The inaugural flight on the new Kigali-Guangzhou route had been fully booked by mid-day Monday. It had 234 passengers on board.
RwandAir Monday launched its long-awaited flights to the Chinese city of Guangzhou.
It was ecstasy as the Rwandan national carrier’s Airbus A330 took off from the Kigali International Airport at exactly 00:52a.m, embarking on a 16-hour flight to China’s third largest city.
The inaugural flight on the new Kigali-Guangzhou route had been fully booked by mid-day Monday. It had 234 passengers onboard, including State Minister for Transport Eng. Jean de Dieu Uwihanganye and RwandAir’s chief executive Yvone Makolo.
RwandAir will be operating three flights to what is now its third Asian destination – after Dubai and Mumbai.
The flights will be making stopovers in India’s commercial capital of Mumbai before making their way to Guangzhou Baiyun International Airport in Guangdong province.
Guangzhou becomes RwandAir’s 28th destination and comes after the airline launched flights between Kigali and DR Congo’s capital of Kinshasa in April.
A 29th route – to Israel’s city of Tel Aviv – is on the horizon with the national carrier expected to open that route next week.
Guangzhou, known as the Canton City, is a port city northwest of Hong Kong on the Pearl River. It is one of the major shopping destinations for merchants, is known for popular tourist attractions such as the iconic Canton Tower and Guangzhou Chimelong Tourist Resort.
Speaking to The New Times on Monday, Zhang Wenping, the director of the political section at the Chinese Embassy in Rwanda, said the flights will make travel between the two countries shorter and more convenient.
“It has been taking up to 24 hours to travel from Kigali to Guangzhou, but the new route will reduce this time,” she said.
She added that RwandAir’s flights will make it easier for Chinese and Rwandan businesses and tourists to travel either direction, thus boosting economic activity between the two countries.
“I think this will be a catalyst for stronger tourism relations between China and Rwanda,” she said. “We have noted that more and more Chinese are coming to Rwanda and can only expect more to come in the future especially now the new route makes travel easier.”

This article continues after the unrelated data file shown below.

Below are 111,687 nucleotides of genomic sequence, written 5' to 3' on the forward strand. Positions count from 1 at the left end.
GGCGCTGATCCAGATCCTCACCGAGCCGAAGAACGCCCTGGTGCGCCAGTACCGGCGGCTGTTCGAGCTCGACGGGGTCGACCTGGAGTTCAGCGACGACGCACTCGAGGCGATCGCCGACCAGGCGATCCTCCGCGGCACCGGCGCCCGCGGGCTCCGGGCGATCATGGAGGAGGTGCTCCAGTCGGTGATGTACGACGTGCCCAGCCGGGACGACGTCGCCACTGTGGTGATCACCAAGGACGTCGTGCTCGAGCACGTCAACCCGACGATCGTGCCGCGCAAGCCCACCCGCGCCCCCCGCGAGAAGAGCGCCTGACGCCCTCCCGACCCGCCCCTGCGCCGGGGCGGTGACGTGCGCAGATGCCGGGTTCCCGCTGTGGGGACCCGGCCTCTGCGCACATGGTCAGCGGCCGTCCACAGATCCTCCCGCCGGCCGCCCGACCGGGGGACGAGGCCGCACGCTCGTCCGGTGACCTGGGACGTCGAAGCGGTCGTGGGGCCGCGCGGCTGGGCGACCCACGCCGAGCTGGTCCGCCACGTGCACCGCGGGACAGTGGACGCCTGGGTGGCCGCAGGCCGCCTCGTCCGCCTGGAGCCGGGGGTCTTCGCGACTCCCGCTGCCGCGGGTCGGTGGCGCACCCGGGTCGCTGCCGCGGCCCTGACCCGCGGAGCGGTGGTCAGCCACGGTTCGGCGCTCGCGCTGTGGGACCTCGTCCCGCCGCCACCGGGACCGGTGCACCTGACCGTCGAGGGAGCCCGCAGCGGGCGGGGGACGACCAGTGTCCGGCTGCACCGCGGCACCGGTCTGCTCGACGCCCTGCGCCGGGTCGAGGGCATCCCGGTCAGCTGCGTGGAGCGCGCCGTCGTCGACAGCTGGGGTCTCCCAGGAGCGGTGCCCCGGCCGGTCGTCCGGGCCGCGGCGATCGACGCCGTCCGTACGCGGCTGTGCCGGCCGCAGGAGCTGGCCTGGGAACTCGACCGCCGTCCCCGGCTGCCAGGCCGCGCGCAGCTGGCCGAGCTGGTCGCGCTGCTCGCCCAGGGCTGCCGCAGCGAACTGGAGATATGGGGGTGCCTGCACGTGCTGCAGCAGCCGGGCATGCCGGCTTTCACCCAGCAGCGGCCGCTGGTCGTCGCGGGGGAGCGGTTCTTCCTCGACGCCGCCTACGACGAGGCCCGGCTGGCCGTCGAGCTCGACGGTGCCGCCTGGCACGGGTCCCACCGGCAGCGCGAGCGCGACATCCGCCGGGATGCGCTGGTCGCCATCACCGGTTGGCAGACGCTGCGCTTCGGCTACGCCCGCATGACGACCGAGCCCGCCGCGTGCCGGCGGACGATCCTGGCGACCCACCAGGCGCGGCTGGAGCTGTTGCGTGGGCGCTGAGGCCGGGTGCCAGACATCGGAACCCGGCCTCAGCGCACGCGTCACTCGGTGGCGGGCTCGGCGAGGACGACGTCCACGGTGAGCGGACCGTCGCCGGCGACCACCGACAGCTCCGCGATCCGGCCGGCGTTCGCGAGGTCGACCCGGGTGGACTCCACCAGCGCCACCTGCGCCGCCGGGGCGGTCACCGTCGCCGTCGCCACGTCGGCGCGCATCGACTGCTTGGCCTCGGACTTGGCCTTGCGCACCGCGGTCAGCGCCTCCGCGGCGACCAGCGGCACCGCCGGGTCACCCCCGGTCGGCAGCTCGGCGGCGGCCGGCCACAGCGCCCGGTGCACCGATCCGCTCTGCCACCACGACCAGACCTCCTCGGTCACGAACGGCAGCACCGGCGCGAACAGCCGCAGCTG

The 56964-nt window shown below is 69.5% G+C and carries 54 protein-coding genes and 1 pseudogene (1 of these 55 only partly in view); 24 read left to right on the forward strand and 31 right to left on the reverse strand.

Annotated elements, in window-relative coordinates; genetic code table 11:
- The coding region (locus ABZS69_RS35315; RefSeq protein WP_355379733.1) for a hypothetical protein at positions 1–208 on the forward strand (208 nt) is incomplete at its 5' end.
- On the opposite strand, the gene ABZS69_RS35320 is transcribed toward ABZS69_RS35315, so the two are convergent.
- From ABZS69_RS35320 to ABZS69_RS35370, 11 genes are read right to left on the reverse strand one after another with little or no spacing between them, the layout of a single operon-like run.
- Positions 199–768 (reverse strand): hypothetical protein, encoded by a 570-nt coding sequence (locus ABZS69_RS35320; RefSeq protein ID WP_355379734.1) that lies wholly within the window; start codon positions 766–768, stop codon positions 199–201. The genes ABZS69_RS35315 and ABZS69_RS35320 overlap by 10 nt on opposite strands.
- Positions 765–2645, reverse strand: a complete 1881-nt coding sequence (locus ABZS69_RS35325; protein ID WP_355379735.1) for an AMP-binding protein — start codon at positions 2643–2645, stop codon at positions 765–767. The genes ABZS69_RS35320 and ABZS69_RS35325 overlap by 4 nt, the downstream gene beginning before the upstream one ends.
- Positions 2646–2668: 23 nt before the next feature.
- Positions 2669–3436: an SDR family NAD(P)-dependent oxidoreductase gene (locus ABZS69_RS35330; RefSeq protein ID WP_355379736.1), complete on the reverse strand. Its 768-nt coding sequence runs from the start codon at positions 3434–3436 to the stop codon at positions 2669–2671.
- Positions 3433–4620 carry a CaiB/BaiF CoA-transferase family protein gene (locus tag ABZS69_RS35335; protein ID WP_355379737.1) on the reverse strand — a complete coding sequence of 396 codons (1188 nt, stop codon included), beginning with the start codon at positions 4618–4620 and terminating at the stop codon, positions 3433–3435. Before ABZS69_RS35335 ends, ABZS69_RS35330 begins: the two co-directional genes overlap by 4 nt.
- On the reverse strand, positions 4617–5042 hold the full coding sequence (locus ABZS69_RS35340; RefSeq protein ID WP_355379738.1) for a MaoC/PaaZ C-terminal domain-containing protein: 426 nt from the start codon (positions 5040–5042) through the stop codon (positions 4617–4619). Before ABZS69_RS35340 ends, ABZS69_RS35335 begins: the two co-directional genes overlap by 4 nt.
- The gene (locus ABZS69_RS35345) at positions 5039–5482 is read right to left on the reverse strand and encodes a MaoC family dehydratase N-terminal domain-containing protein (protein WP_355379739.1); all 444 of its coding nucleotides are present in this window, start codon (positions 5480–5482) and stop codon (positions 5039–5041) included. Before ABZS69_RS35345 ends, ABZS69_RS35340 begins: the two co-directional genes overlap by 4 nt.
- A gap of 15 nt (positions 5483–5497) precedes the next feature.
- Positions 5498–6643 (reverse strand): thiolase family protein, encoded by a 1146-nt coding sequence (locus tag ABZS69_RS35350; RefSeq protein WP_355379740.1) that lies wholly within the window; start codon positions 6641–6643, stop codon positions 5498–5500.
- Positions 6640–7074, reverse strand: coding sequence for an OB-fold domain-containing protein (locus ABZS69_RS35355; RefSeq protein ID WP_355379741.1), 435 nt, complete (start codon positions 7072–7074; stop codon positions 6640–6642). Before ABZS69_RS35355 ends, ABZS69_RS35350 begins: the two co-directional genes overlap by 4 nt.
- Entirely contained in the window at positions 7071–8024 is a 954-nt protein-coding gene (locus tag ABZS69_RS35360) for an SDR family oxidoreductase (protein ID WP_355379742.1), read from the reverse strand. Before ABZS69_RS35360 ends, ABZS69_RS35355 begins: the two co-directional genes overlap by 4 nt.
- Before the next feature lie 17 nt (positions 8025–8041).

In July last year Rwanda signed a raft of agreements with Beijing during Chinese President Xi Jinping’s state visit to Rwanda – the first visit to the central African nation by any Chinese Head of State – to step up bilateral ties across various sectors, including civil aviation transport.
Later in July, the country also signed three deals with China’s leading e-commerce conglomerate Alibaba Group to help scale up trade and tourism ties between the two countries.
The development is expected to boost Rwanda’s reputation as a top investment destination, with Chinese companies initiating more than 21 projects, worth US$420 million (about Rwf363.5 billion), between 2006 and 2008, according to Rwandan government official figures.
In Rwanda, most Chinese investors are involved in tourism, mining, hospitality and construction, among other sectors.
Guangzhou, a major source of merchandise for the African market, including Rwanda, is regarded as China’s transport, industrial and commercial hub.
Benjamin Gasamagera, a Rwandan businessman and former head of the country’s private sector umbrella body, is one of the many Rwandan traders who deal in goods imported from China.
He told The New Times that the Kigali-Guangzhou flights will make it easier for people like him to travel and do business between the two countries.
“This is exciting for us because some of the biggest problems we have been facing recently are delays and cancellation of flights. There was no predictability of our travels and this was hurting business,” he said.
“With RwandAir, it will be easier to be certain about when to travel and when to reach to the final destination. Even if there are delays and cancellation, it is easier to find out than using a foreign airline,” he added.
Figures show that Guangzhou Baiyun International Airport was China’s third-busiest and world’s 13th-busiest airport by passenger traffic in 2017, handling 65,806,977 passengers that year alone.